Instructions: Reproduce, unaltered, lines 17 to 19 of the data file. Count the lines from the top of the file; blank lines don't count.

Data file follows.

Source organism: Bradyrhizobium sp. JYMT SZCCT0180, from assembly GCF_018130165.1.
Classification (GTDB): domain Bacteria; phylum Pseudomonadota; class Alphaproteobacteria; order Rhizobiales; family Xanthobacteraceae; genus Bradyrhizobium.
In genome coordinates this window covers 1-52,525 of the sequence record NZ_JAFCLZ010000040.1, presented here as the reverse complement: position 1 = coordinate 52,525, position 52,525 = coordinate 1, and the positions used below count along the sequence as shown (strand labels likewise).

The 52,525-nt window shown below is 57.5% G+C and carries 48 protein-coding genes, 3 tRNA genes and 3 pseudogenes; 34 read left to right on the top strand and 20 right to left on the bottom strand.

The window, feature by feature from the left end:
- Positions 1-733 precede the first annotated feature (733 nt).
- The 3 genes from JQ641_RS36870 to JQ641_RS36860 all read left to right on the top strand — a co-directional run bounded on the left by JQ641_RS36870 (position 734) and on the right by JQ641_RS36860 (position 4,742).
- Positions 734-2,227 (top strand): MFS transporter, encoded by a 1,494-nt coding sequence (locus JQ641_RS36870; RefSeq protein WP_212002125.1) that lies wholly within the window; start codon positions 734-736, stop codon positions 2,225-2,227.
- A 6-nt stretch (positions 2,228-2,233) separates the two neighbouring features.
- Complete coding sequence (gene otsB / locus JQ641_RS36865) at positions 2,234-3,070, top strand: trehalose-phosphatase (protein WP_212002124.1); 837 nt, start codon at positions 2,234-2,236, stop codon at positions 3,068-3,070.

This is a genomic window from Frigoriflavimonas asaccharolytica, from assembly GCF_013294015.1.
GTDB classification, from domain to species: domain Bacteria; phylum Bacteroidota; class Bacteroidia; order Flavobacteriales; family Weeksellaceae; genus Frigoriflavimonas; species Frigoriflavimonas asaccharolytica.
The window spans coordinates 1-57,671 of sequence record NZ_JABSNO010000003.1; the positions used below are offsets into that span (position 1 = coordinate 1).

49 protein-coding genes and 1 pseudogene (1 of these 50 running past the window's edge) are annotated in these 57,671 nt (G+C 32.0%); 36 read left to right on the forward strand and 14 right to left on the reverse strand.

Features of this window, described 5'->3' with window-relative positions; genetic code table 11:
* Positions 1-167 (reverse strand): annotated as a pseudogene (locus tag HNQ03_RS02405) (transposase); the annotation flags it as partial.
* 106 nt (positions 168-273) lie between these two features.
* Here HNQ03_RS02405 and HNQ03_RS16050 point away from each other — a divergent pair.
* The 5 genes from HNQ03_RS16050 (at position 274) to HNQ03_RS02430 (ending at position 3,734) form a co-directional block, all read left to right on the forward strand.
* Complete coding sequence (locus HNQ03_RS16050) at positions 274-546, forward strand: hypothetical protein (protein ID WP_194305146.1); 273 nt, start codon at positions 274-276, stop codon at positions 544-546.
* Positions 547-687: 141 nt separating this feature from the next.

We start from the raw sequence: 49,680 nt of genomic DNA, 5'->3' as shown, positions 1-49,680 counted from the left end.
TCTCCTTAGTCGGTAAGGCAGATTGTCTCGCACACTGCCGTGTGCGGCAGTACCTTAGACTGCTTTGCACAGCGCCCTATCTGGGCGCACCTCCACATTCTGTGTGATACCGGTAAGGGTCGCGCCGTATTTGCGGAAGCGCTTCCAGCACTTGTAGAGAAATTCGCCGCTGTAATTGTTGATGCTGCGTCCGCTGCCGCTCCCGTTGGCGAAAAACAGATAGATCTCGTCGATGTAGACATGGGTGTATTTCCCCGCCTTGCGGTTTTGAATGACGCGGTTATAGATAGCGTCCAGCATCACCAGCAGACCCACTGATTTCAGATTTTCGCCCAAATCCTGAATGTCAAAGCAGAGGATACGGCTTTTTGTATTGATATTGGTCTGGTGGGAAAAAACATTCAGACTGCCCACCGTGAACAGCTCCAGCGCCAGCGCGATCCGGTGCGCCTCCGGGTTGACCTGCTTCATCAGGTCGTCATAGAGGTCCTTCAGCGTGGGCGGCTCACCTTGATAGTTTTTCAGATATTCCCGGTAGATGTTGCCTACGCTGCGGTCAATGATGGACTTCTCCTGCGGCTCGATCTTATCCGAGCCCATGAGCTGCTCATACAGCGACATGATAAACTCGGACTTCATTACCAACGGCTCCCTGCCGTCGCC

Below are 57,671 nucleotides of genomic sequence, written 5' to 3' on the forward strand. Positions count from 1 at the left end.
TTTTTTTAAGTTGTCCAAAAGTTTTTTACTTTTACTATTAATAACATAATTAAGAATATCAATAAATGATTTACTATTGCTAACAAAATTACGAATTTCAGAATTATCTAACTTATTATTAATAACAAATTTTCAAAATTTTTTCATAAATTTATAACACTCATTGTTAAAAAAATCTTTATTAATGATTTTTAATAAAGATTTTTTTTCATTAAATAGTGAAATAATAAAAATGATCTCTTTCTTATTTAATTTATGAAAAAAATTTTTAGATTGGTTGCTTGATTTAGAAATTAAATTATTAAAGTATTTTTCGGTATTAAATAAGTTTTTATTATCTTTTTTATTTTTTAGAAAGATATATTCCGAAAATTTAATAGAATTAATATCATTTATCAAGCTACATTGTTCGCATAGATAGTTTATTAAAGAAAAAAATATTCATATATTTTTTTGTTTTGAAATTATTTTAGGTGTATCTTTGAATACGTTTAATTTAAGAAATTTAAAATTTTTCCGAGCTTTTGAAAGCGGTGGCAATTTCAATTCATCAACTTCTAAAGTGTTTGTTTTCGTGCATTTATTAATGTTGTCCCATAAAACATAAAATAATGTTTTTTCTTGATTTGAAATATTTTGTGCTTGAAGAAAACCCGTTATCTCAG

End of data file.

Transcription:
* 106 nt (positions 168-273) lie between these two features.
* Here HNQ03_RS02405 and HNQ03_RS16050 point away from each other — a divergent pair.
* The 5 genes from HNQ03_RS16050 (at position 274) to HNQ03_RS02430 (ending at position 3,734) form a co-directional block, all read left to right on the forward strand.